How to identify, hide behind, and shoot from barriers.
If you’re ever in a gunfight – and we sincerely hope that never happens, but we also hope you’re prepared if it ever does – you will need to get off the X and find cover or concealment. It’s a valuable life-saving skill that can change the outcome of the gunfight in your favor. Using objects around you as protection can make the difference between dying or living to tell the story.
Let’s start with a couple of critical definitions. Cover and concealment are not the same things and must be treated differently. “Cover” is a barrier that not only visibly hides you but is also strong enough to stop rounds from reaching you. A good example is a wall made of concrete or thick steel. “Concealment” also hides you but is not strong enough to stop bullets from penetrating. Standard walls inside homes are a good example. Bullets will rip right through them. Same thing for car doors.
Once you have identified a good source of cover or concealment, the next step is to reach it and get behind it. While this may sound simple (how hard can it be to step behind a barrier?), it requires a certain level of skill and training. The challenge is identifying the barrier and getting behind it without falling or tripping over an object on the way while keeping your eye on the target.
Often the best way to move is with a slide step that moves you sideways toward the barrier while keeping you faced toward the target. Watching your target the whole way helps judge what action, if any, to take once on your way and once you reach the barrier. Do you need to return fire on the move? Can you hold your fire and move faster? Full knowledge of the situation helps decision-making.
Once you are behind the barrier, you may still need to return fire and continue to engage the threat if the fight’s not over. But you still want to protect yourself. Unfortunately, there is just no way to effectively deploy your gun without revealing at least part of your body. The key is to show as little as possible.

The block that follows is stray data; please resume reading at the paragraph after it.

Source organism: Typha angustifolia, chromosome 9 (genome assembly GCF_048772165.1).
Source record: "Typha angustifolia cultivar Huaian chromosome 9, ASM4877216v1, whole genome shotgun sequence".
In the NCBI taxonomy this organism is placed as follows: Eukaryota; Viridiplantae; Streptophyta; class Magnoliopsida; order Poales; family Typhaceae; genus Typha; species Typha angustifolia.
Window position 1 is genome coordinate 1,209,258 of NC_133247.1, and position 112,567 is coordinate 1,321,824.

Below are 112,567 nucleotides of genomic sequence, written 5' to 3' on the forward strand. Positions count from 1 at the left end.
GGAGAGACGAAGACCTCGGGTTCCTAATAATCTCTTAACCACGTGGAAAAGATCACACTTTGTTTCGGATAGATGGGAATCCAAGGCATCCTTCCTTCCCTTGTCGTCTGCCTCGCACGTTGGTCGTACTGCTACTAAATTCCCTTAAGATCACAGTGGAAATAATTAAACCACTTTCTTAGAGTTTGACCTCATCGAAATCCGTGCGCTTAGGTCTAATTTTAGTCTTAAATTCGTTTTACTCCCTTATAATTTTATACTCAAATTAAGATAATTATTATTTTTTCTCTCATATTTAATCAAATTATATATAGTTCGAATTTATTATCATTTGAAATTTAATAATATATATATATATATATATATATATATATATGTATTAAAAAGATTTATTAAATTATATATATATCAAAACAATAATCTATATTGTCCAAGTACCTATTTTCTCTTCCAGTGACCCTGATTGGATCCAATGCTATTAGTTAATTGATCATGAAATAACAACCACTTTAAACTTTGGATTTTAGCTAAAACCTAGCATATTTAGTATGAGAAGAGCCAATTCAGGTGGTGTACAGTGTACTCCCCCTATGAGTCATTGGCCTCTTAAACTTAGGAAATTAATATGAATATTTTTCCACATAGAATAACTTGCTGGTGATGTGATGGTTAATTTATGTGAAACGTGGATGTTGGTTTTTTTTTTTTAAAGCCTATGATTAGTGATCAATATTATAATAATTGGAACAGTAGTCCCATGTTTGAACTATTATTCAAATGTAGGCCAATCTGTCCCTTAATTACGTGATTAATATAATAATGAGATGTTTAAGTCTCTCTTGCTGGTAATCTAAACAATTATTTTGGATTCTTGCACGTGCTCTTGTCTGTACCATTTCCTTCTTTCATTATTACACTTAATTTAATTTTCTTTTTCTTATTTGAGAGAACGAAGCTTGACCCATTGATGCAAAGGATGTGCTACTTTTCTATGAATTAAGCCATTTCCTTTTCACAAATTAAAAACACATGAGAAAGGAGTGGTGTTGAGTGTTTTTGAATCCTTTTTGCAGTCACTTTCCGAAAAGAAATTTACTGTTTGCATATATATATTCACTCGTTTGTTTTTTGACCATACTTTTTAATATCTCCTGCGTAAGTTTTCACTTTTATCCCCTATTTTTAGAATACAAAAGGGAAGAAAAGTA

Working from top to bottom only reveal what you need to, starting with your head. Your eyes need to see the threat, so part of your head will have to stick out. The bad news is your head is a terrible place to get shot. The good news is your assailant will have to be either incredibly good or incredibly lucky to hit it if you only reveal the minimum you need to spot the threat.
Pay close attention to your feet and legs, careful not to reveal too much of them from behind the barrier. Train to keep your balance without bringing your feet out from behind the barrier at all. Your best bet is to use the peek-around method, where you only reveal a sliver of your head and body as needed to assess the scene and bring the gun up to bear.
As tempting as it may be to hug the back edge of the barrier because it seems safer, you’re much better off backing away from it, if possible. Conventional wisdom leads us to believe the barrier is only effective if we get close to it. The reality, however, is that the protective nature of the barrier does not change no matter how close or far away we are from it. The barrier is still the barrier. But what does change are our shooting angle and the size of a target we become to the attacker.
You can get a more comprehensive view of your surroundings and see the threat better by backing off the barrier. This deeper angle also gives you more engagement options. Third, by being farther away from the threat, you make a smaller target for the bad guy and thus harder to hit. Finally, it can open more options for mobility should you need to disengage and vacate the scene.
So how do you get better at this skill since it’s not one you can practice at a typical box range? There are two ways. One is to find a dynamic range, typically outdoors but not always, that will let you move around. Set up barrels, portable wood walls, or mesh barricades to simulate real obstacles and practice shooting from behind them. Start from an open position, call a threat, and then react by taking advantage of the cover and concealment.
Second – and this might be a bit more challenging but possible – is to borrow a shoot house that is ballistic rated for live fire or non-ballistic rated for dry fire. As always, follow all the safety rules.
Using cover and concealment is a skill too few gun owners practice. Learning to use your surrounding will make you a better protector of yourself and your loved ones.
David Workman is an avid gun guy and a contributing writer to several major gun publications. As an NRA-certified instructor, David trains new shooters on basic handgun skills and CCW requirements and is a strong advocate for training as much as possible. “Real-life shootouts don’t happen at a box range.”
©MTC Holsters, LLC and CrossBreed Holsters Blog, 2021.
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